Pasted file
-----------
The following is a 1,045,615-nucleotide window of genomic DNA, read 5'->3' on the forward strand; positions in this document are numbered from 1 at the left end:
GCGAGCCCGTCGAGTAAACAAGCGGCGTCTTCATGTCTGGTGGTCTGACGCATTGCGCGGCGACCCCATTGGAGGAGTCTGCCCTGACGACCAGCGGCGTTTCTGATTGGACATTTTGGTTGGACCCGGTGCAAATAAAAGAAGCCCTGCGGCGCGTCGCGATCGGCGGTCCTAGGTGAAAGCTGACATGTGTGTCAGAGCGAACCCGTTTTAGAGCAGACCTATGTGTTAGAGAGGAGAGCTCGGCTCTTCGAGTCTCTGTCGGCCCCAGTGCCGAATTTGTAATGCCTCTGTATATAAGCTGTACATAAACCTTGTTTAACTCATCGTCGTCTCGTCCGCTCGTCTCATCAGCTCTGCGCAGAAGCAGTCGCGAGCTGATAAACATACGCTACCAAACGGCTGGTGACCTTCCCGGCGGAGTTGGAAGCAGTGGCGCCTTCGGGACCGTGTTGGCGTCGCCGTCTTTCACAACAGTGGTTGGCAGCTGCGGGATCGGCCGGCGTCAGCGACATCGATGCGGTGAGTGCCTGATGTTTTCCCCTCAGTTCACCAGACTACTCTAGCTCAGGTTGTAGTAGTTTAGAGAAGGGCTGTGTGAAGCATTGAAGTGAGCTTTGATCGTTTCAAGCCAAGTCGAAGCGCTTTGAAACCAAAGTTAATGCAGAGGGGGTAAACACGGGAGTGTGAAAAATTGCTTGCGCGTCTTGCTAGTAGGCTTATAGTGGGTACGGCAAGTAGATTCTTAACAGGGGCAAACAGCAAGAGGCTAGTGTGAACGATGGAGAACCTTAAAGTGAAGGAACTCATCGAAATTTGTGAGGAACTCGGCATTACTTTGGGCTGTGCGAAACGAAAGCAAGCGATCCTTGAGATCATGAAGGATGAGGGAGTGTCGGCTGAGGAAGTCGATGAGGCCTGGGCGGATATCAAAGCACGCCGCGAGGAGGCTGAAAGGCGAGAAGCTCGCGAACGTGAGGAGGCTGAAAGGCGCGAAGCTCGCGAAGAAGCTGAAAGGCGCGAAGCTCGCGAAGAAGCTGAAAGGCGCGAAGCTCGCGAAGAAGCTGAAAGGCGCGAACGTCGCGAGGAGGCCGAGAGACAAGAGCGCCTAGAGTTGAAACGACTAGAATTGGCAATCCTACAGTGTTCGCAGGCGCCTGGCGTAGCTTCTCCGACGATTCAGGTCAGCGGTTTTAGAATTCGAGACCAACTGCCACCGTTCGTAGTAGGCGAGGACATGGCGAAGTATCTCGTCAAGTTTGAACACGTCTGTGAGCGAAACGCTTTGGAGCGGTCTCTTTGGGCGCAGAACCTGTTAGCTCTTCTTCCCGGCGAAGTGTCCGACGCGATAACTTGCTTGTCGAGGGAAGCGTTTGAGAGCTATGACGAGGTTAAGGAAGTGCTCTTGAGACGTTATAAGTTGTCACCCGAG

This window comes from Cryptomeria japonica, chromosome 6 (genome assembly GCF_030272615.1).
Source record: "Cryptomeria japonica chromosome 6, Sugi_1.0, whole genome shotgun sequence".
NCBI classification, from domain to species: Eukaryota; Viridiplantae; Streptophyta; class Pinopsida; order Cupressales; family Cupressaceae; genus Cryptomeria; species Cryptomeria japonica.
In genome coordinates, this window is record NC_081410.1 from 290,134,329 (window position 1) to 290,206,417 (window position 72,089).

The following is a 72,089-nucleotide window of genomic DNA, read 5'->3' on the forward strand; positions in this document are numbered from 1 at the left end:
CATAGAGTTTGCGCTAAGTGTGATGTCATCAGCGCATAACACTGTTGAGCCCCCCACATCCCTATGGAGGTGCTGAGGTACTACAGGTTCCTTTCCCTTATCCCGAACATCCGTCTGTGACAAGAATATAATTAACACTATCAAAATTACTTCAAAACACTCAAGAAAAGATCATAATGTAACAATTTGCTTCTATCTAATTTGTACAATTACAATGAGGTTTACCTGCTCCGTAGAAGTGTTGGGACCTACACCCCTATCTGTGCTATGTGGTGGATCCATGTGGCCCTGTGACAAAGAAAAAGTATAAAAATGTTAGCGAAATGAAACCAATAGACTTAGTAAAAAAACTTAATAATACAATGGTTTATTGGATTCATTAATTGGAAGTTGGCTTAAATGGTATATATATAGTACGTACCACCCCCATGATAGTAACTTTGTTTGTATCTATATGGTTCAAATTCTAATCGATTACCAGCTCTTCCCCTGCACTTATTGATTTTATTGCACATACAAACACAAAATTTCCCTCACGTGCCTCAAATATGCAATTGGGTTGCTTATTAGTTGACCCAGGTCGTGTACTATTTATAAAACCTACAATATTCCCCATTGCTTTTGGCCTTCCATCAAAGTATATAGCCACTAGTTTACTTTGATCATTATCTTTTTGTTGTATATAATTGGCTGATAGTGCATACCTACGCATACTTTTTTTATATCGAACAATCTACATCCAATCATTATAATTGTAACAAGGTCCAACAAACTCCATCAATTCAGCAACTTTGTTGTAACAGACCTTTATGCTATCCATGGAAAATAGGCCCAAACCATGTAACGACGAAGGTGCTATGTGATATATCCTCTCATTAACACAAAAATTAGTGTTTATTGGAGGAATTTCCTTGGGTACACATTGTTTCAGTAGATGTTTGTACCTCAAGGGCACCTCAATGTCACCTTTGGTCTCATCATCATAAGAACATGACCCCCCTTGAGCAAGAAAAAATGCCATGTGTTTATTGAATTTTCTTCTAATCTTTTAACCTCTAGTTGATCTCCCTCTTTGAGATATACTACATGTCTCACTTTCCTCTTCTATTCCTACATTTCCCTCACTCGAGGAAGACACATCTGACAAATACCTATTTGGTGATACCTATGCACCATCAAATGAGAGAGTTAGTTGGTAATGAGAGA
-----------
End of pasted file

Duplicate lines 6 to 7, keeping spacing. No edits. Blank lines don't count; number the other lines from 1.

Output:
In genome coordinates, this window is record NC_081410.1 from 290,134,329 (window position 1) to 290,206,417 (window position 72,089).

The following is a 72,089-nucleotide window of genomic DNA, read 5'->3' on the forward strand; positions in this document are numbered from 1 at the left end: